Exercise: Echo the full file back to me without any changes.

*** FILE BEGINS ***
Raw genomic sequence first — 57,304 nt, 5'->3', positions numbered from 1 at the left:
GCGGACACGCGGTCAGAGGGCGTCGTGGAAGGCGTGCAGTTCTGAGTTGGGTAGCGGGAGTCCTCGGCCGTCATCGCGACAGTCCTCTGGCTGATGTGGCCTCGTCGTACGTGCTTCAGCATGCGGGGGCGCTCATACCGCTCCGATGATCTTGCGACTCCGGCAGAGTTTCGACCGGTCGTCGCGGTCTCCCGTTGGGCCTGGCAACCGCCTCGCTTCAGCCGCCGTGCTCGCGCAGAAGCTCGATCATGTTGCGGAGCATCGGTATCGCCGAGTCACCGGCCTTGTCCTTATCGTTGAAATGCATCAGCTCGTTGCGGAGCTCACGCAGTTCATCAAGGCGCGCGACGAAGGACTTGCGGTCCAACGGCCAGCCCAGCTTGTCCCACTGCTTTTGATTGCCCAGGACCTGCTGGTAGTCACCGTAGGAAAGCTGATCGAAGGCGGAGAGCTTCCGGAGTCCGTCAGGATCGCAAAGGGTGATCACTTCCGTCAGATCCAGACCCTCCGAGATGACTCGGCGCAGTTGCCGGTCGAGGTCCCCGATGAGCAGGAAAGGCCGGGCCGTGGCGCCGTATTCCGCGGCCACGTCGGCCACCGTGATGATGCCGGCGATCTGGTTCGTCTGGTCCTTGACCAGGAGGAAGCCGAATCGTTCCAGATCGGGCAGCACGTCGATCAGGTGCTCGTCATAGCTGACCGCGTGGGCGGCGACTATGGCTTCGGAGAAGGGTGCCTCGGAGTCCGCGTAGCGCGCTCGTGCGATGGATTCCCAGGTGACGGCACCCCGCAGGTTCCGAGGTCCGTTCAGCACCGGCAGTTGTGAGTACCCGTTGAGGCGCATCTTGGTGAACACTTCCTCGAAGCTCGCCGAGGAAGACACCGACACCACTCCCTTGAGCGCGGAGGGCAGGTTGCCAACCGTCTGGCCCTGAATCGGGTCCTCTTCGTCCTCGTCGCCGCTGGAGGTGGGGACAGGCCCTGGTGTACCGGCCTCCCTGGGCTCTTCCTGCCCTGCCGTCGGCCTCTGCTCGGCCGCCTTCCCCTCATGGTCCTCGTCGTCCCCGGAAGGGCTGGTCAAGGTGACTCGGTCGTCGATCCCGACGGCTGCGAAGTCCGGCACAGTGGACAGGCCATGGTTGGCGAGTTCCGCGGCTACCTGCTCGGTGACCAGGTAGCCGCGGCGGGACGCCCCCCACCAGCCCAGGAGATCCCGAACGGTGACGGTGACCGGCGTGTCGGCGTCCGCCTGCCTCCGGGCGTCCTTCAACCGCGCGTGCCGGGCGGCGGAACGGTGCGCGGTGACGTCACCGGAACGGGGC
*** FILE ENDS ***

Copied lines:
Raw genomic sequence first — 57,304 nt, 5'->3', positions numbered from 1 at the left:
GCGGACACGCGGTCAGAGGGCGTCGTGGAAGGCGTGCAGTTCTGAGTTGGGTAGCGGGAGTCCTCGGCCGTCATCGCGACAGTCCTCTGGCTGATGTGGCCTCGTCGTACGTGCTTCAGCATGCGGGGGCGCTCATACCGCTCCGATGATCTTGCGACTCCGGCAGAGTTTCGACCGGTCGTCGCGGTCTCCCGTTGGGCCTGGCAACCGCCTCGCTTCAGCCGCCGTGCTCGCGCAGAAGCTCGATCATGTTGCGGAGCATCGGTATCGCCGAGTCACCGGCCTTGTCCTTATCGTTGAAATGCATCAGCTCGTTGCGGAGCTCACGCAGTTCATCAAGGCGCGCGACGAAGGACTTGCGGTCCAACGGCCAGCCCAGCTTGTCCCACTGCTTTTGATTGCCCAGGACCTGCTGGTAGTCACCGTAGGAAAGCTGATCGAAGGCGGAGAGCTTCCGGAGTCCGTCAGGATCGCAAAGGGTGATCACTTCCGTCAGATCCAGACCCTCCGAGATGACTCGGCGCAGTTGCCGGTCGAGGTCCCCGATGAGCAGGAAAGGCCGGGCCGTGGCGCCGTATTCCGCGGCCACGTCGGCCACCGTGATGATGCCGGCGATCTGGTTCGTCTGGTCCTTGACCAGGAGGAAGCCGAATCGTTCCAGATCGGGCAGCACGTCGATCAGGTGCTCGTCATAGCTGACCGCGTGGGCGGCGACTATGGCTTCGGAGAAGGGTGCCTCGGAGTCCGCGTAGCGCGCTCGTGCGATGGATTCCCAGGTGACGGCACCCCGCAGGTTCCGAGGTCCGTTCAGCACCGGCAGTTGTGAGTACCCGTTGAGGCGCATCTTGGTGAACACTTCCTCGAAGCTCGCCGAGGAAGACACCGACACCACTCCCTTGAGCGCGGAGGGCAGGTTGCCAACCGTCTGGCCCTGAATCGGGTCCTCTTCGTCCTCGTCGCCGCTGGAGGTGGGGACAGGCCCTGGTGTACCGGCCTCCCTGGGCTCTTCCTGCCCTGCCGTCGGCCTCTGCTCGGCCGCCTTCCCCTCATGGTCCTCGTCGTCCCCGGAAGGGCTGGTCAAGGTGACTCGGTCGTCGATCCCGACGGCTGCGAAGTCCGGCACAGTGGACAGGCCATGGTTGGCGAGTTCCGCGGCTACCTGCTCGGTGACCAGGTAGCCGCGGCGGGACGCCCCCCACCAGCCCAGGAGATCCCGAACGGTGACGGTGACCGGCGTGTCGGCGTCCGCCTGCCTCCGGGCGTCCTTCAACCGCGCGTGCCGGGCGGCGGAACGGTGCGCGGTGACGTCACCGGAACGGGGC